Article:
The film makes its intercultural points using characters and situations that are usually playful, if somewhat stereotypical. The anglophone policeman (Colm Feore's character) from Ontario is firmly middle-class, uptight and rule-bound. The francophone officer (played by Patrick Huard) from Quebec is rough around the edges, unsophisticated, and overtly sexual. The entire nation of Canada is portrayed as being obsessed with hockey; a serial killer takes the obsession to the extreme of using skates and sticks to kill his victims.

These broad and simple images are raised from the first frames of the movie, but its deeper themes come out more gradually. Numerous scenes show the affronts and points of friction - small and large - between Canadians who speak French and those who speak English.
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Format: DVD Verified Purchase
I first saw this movie years ago and loved it. In recent years, using a slight plot variation, a Swedish-Danish series called "The Bridge" was released. Now there is yet another version of the story called "The Tunnel" where French and British police must cooperate to solve a border murder. All of them are the same basic plot, but this version still has more dark humor to it, and I see more new things each time that I watch it. With the newer variations on it, I finally opened my wallet and bought a copy. Terrific movie.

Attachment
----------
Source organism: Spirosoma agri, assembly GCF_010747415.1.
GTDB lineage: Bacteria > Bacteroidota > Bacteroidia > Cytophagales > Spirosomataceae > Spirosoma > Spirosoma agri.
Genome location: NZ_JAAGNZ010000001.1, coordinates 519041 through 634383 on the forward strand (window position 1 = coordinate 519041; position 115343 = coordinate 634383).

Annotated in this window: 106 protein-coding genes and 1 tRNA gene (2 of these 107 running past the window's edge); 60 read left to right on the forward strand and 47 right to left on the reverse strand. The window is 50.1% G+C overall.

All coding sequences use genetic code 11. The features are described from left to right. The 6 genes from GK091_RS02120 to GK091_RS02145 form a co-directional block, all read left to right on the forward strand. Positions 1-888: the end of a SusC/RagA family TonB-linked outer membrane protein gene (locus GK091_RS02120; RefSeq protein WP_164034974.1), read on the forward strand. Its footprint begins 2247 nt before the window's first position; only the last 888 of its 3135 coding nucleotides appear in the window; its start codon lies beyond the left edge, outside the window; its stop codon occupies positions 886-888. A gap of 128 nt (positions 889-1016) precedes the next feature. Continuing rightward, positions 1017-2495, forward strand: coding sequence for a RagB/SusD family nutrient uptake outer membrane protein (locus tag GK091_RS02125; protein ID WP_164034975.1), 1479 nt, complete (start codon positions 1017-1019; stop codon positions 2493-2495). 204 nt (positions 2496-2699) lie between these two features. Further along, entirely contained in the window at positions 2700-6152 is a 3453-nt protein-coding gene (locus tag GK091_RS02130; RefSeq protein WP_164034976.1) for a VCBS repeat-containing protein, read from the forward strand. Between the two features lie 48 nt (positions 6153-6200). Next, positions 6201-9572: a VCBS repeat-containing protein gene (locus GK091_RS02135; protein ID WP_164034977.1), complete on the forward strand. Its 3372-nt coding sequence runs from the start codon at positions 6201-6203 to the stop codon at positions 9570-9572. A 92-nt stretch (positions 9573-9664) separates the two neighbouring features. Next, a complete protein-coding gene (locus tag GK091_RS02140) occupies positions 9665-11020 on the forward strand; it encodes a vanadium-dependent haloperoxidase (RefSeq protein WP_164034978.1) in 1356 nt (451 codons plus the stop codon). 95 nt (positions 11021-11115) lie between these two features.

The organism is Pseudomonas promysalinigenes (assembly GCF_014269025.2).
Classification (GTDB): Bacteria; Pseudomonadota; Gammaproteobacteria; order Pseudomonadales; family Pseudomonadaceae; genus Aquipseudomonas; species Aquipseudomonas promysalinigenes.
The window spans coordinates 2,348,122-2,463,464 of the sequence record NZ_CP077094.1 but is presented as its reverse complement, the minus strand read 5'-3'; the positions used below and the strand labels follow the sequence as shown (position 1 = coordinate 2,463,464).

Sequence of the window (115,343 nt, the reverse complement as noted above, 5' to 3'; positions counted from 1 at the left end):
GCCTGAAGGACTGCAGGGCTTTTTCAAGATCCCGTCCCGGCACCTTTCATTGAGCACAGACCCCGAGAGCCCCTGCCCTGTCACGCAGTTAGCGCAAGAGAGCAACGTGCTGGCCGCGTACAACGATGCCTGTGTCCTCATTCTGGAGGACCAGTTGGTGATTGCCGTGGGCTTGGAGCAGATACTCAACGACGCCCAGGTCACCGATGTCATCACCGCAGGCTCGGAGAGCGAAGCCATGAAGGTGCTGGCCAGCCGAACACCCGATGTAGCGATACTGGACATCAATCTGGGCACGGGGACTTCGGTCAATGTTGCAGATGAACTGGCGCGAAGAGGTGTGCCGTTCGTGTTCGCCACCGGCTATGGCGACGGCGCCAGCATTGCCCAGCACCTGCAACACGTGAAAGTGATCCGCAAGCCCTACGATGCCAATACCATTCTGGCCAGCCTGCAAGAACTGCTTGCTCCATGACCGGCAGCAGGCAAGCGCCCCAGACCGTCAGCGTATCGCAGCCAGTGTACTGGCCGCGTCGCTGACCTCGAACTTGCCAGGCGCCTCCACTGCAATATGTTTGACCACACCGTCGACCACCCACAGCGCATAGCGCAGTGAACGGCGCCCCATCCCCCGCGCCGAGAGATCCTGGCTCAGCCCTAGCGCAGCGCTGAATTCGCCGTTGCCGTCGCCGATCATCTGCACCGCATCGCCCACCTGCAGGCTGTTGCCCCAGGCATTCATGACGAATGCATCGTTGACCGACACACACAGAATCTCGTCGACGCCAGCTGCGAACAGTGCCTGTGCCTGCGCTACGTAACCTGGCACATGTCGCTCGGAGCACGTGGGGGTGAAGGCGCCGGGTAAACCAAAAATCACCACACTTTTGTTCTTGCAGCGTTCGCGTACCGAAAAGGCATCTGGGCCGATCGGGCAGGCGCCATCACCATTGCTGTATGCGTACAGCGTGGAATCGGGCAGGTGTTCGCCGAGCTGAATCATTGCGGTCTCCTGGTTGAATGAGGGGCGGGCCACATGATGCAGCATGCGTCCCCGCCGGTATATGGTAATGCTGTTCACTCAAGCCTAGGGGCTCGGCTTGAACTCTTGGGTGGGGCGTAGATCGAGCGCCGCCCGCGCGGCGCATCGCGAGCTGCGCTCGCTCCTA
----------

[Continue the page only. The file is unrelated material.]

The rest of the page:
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By A. Vegan on February 25, 2007
Format: DVD
I saw this movie last night and I haven't laughed so hard during a movie in a long, long time. I live in Ontario and do speak French so maybe I'm a bit biased but I thought this movie was fantastic! The part at the beginning with the victim found at the Ontario/Québec border was priceless! The scenes featuring the hyper active medical examiner (Louis Jose Houde) are brilliant (and the actor is not really acting, that is how he is in real life!) or when the Québec policeman is teaching how to curse "en Québecois" to his Ontario counterpart, helped along the line by the criminal he his beating and stuffing in his car trunk, are worth the prince of admission. Despite all the clichés that are expected of this format, the movie comes up like a most entertaining one. Colm Feore is absolutely amazing!! Years ago I saw him perform in Stratford and he was brilliant then and he's just gotten better! Rick Mercer and Louis-Jose Houde provide their typical comedy excellently.

The only thing missing was a reference to poutine.